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Democrats talk up change in last debate before Iowa caucuses

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  • NEW: Sen. Hillary Clinton portrays herself as agent of change at debate
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(CNN) -- Sen. Hillary Clinton on Thursday tried to portray herself as the candidate most able to bring about change at the Democratic presidential hopefuls' final debate before next month's Iowa caucuses.

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The Democratic candidates face off Thursday in their final debate before the January 3 Iowa caucuses.

"Everyone wants change. Well, everybody on this stage has an idea about how to get change," Clinton said.

"Some believe you get change by demanding it. Some believe you get it by hoping for it. I believe you get it by working hard for change."

Thursday's debate, sponsored by The Des Moines Register and Iowa Public Television, comes as recent polls show Clinton losing her lead nationally weeks before Iowa's January 3 caucuses.

Sen. Chris Dodd of Connecticut said the first thing he'd try to change is the "discourse, the shrillness of the discussion in this country."

He said the issues raised at the debate depend on having a president who can heal the country's divisions.

"We care about the same things. We want the same things. We've got leadership that appeals to the divisions, not the unity we all feel as Americans," he said.

The Democrats kicked off the last debate before the caucuses by weighing in on the country's financial situation.

When asked if it would be a priority to balance the federal budget every year, Sen. Barack Obama said, "We are not going to be able to dig ourselves out of that hole in one or two years.

"If we can get on a path of sustained growth, if we can end the war in Iraq, end some of the special interest loopholes and earmarks that have been clogging up the system, I think we can return to a path of a balanced budget," the senator from Illinois said.

New Mexico Gov. Bill Richardson said he would push for line-item veto authority to balance the budget as president.

"Balancing the budget should be viewed as an opportunity to have economic growth in this country," he said.

Asked about when tax increases are necessary and appropriate, Clinton said the people of Iowa "feel as though they're standing on a trapdoor."

"They are one pink slip, one missed mortgage payment, one medical diagnosis away from falling through," she said.

Clinton said she wants to restore the tax rates of the '90s.

"That means raising taxes on corporations and wealthy individuals. I want to keep the middle-class tax cuts," she said.

Clinton also said the North American Free Trade Agreement should be changed.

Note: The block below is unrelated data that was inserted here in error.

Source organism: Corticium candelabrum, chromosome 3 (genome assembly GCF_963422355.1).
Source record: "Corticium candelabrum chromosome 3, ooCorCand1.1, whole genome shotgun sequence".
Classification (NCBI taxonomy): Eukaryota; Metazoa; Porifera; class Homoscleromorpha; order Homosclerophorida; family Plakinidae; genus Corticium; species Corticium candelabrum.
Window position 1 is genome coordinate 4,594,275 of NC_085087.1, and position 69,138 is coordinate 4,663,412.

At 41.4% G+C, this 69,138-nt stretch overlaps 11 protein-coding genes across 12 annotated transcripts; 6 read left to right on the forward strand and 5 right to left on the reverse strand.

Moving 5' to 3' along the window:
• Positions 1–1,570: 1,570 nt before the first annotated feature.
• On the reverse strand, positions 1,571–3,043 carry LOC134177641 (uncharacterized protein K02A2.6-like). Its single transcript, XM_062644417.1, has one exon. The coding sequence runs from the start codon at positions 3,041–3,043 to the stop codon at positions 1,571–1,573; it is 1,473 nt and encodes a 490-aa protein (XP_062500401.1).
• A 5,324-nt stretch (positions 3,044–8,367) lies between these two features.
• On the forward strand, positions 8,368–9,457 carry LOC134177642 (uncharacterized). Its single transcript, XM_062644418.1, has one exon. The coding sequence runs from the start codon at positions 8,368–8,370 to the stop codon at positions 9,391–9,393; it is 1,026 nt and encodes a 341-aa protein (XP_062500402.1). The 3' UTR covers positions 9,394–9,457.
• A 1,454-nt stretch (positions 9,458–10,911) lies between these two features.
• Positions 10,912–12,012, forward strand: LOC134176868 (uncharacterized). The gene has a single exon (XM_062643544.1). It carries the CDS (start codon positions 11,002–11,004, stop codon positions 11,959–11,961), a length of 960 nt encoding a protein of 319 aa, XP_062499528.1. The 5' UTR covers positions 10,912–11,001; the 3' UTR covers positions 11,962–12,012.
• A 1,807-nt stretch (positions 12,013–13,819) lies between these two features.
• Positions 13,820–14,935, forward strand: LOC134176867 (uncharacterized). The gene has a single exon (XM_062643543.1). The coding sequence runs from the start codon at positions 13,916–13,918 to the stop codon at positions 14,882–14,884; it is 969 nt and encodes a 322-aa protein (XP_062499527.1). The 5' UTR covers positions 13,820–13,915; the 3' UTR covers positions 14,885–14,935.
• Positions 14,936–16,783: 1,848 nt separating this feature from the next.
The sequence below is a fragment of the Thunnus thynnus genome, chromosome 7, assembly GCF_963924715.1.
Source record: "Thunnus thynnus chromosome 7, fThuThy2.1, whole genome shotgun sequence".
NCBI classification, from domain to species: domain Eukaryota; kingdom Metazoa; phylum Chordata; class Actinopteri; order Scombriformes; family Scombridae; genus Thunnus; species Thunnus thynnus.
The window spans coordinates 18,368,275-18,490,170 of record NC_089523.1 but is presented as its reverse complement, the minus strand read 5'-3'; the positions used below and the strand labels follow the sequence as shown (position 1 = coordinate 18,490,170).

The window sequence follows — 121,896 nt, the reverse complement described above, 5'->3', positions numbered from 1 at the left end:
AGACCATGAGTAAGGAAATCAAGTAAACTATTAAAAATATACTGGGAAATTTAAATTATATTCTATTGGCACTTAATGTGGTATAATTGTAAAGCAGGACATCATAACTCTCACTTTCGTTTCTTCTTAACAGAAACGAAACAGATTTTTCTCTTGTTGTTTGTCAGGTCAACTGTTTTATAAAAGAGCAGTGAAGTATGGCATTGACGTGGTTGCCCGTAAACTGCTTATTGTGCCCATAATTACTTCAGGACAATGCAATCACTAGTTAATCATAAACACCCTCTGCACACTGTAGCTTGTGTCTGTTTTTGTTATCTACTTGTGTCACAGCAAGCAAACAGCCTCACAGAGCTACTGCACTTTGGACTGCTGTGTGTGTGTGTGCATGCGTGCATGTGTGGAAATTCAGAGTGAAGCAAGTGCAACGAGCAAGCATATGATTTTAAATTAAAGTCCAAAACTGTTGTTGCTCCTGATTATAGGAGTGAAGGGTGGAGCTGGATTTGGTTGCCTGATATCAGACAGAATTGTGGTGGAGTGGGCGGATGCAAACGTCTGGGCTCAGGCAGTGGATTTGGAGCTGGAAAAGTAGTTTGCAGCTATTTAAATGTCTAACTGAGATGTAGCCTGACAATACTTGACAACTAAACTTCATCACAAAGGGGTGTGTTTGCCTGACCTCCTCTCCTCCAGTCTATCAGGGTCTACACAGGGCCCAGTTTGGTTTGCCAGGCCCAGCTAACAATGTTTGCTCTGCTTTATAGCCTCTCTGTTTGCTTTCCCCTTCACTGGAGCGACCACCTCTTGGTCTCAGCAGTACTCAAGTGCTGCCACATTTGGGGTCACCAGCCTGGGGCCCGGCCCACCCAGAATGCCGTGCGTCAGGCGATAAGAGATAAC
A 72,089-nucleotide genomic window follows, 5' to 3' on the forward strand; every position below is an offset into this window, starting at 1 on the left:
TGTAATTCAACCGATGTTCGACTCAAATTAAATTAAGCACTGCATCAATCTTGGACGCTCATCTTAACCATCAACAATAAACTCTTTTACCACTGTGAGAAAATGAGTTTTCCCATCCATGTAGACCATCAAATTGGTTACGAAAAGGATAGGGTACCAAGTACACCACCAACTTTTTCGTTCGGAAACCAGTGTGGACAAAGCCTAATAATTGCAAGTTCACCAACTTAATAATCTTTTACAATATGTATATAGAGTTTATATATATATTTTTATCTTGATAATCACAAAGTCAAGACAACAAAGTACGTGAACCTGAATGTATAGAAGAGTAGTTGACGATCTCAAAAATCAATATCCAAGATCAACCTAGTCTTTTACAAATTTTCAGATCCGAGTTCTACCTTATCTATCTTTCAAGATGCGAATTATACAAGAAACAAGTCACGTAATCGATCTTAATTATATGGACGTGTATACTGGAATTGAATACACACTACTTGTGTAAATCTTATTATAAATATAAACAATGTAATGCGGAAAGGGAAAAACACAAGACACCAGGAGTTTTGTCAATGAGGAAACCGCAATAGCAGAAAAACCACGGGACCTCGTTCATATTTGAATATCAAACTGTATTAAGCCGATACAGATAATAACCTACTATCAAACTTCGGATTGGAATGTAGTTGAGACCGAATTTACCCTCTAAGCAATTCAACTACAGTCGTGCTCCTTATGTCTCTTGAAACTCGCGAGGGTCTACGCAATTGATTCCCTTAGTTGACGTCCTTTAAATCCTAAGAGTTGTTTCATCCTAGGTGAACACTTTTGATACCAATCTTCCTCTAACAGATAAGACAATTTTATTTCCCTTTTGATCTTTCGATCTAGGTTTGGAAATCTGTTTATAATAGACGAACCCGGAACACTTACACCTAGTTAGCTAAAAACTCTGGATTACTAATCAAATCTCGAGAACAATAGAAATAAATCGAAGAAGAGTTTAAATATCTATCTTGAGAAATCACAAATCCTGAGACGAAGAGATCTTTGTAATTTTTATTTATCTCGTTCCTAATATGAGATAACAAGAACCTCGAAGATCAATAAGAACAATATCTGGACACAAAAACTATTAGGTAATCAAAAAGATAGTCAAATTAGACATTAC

"I want to be a president who focuses on smart, pro-American trade," she said. "I'm going to go to the international community and get the kind of enforceable agreements and standards on labor and environment that we have been seeking as Democrats."

Given 30 seconds to make a statement, former Sen. John Edwards said jobs, the middle class, health care and the environment are at risk because of "corporate power and corporate greed in Washington."

In his 30-second statement, Sen. Joe Biden of Delaware said ending the war in Iraq would be one his priorities.

"Folks talk about this election being about experience or change. It's really about action and pragmatic solutions," he said. "Leadership is also about knowing who you are, what you believe, and what your priorities are, and what you'll do. In my case, I'll start by ending that war in Iraq."

Rep. Dennis Kucinich of Ohio and former Sen. Mike Gravel, who had both participated in earlier debates, were not invited to Thursday's event because they did not meet standards established by the organizers, which include having a campaign office in the Hawkeye State

With her 20-point lead in New Hampshire gone and her national edge deteriorating, Clinton now faces a wide-open race.

Many political observers saw Clinton as the "inevitable" Democratic presidential nominee a few months ago, but Obama has steadily chipped away at her lead in recent months.

In a CNN/WMUR poll conducted by the University of New Hampshire and released Wednesday, Clinton and Obama are in a statistical dead heat in New Hampshire, which will hold the nation's first primary January 8. Clinton's 1-point lead over Obama, 31 percent to 30 percent, is within the poll's margin of error of 5 percentage points. Edwards came in third at 16 percent.

Recent polls also show the race tightening nationally. When the Democrats debated last in Las Vegas, Nevada, in November, Clinton led Obama 44 percent to 25 percent, according to a CNN/Opinion Research Corp. poll. Now, a CNN/Opinion Research poll shows Clinton with a narrower lead nationally over Obama, 40 percent to 30 percent. E-mail to a friend E-mail to a friend

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